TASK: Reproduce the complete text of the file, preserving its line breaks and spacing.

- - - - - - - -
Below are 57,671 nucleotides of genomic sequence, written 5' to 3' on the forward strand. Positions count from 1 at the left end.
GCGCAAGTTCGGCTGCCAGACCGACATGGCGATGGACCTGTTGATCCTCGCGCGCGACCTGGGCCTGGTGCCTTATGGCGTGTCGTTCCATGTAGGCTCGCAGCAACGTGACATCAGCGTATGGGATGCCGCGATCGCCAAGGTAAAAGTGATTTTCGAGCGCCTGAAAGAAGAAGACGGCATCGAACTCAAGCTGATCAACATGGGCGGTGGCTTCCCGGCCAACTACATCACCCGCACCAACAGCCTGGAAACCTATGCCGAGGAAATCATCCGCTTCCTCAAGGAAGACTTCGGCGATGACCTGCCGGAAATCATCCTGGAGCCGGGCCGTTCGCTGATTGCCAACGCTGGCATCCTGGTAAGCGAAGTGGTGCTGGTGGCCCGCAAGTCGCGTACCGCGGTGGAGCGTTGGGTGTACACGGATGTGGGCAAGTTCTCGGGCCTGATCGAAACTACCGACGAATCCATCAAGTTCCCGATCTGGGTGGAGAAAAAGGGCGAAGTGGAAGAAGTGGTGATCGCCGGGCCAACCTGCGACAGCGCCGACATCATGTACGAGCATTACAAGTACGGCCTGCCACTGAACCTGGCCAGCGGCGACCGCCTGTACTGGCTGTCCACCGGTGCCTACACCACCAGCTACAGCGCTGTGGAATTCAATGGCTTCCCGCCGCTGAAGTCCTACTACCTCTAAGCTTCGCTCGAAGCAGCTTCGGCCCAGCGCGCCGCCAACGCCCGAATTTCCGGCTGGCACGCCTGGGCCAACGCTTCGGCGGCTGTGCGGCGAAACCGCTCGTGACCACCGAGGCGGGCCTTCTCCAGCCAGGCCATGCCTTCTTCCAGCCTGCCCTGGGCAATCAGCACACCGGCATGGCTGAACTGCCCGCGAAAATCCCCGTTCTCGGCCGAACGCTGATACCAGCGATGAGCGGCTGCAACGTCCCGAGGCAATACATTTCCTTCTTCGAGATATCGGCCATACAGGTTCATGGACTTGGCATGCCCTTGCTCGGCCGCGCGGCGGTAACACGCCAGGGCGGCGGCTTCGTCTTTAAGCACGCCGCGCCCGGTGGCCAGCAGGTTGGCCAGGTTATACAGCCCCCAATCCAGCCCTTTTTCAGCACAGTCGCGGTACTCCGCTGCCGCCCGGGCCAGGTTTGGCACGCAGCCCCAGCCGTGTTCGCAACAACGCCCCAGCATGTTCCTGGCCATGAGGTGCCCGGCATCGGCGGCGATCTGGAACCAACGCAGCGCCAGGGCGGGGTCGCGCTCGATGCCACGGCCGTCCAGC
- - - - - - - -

Below are 57,671 nucleotides of genomic sequence, written 5' to 3' on the forward strand. Positions count from 1 at the left end.
GCGCAAGTTCGGCTGCCAGACCGACATGGCGATGGACCTGTTGATCCTCGCGCGCGACCTGGGCCTGGTGCCTTATGGCGTGTCGTTCCATGTAGGCTCGCAGCAACGTGACATCAGCGTATGGGATGCCGCGATCGCCAAGGTAAAAGTGATTTTCGAGCGCCTGAAAGAAGAAGACGGCATCGAACTCAAGCTGATCAACATGGGCGGTGGCTTCCCGGCCAACTACATCACCCGCACCAACAGCCTGGAAACCTATGCCGAGGAAATCATCCGCTTCCTCAAGGAAGACTTCGGCGATGACCTGCCGGAAATCATCCTGGAGCCGGGCCGTTCGCTGATTGCCAACGCTGGCATCCTGGTAAGCGAAGTGGTGCTGGTGGCCCGCAAGTCGCGTACCGCGGTGGAGCGTTGGGTGTACACGGATGTGGGCAAGTTCTCGGGCCTGATCGAAACTACCGACGAATCCATCAAGTTCCCGATCTGGGTGGAGAAAAAGGGCGAAGTGGAAGAAGTGGTGATCGCCGGGCCAACCTGCGACAGCGCCGACATCATGTACGAGCATTACAAGTACGGCCTGCCACTGAACCTGGCCAGCGGCGACCGCCTGTACTGGCTGTCCACCGGTGCCTACACCACCAGCTACAGCGCTGTGGAATTCAATGGCTTCCCGCCGCTGAAGTCCTACTACCTCTAAGCTTCGCTCGAAGCAGCTTCGGCCCAGCGCGCCGCCAACGCCCGAATTTCCGGCTGGCACGCCTGGGCCAACGCTTCGGCGGCTGTGCGGCGAAACCGCTCGTGACCACCGAGGCGGGCCTTCTCCAGCCAGGCCATGCCTTCTTCCAGCCTGCCCTGGGCAATCAGCACACCGGCATGGCTGAACTGCCCGCGAAAATCCCCGTTCTCGGCCGAACGCTGATACCAGCGATGAGCGGCTGCAACGTCCCGAGGCAATACATTTCCTTCTTCGAGATATCGGCCATACAGGTTCATGGACTTGGCATGCCCTTGCTCGGCCGCGCGGCGGTAACACGCCAGGGCGGCGGCTTCGTCTTTAAGCACGCCGCGCCCGGTGGCCAGCAGGTTGGCCAGGTTATACAGCCCCCAATCCAGCCCTTTTTCAGCACAGTCGCGGTACTCCGCTGCCGCCCGGGCCAGGTTTGGCACGCAGCCCCAGCCGTGTTCGCAACAACGCCCCAGCATGTTCCTGGCCATGAGGTGCCCGGCATCGGCGGCGATCTGGAACCAACGCAGCGCCAGGGCGGGGTCGCGCTCGATGCCACGGCCGTCCAGC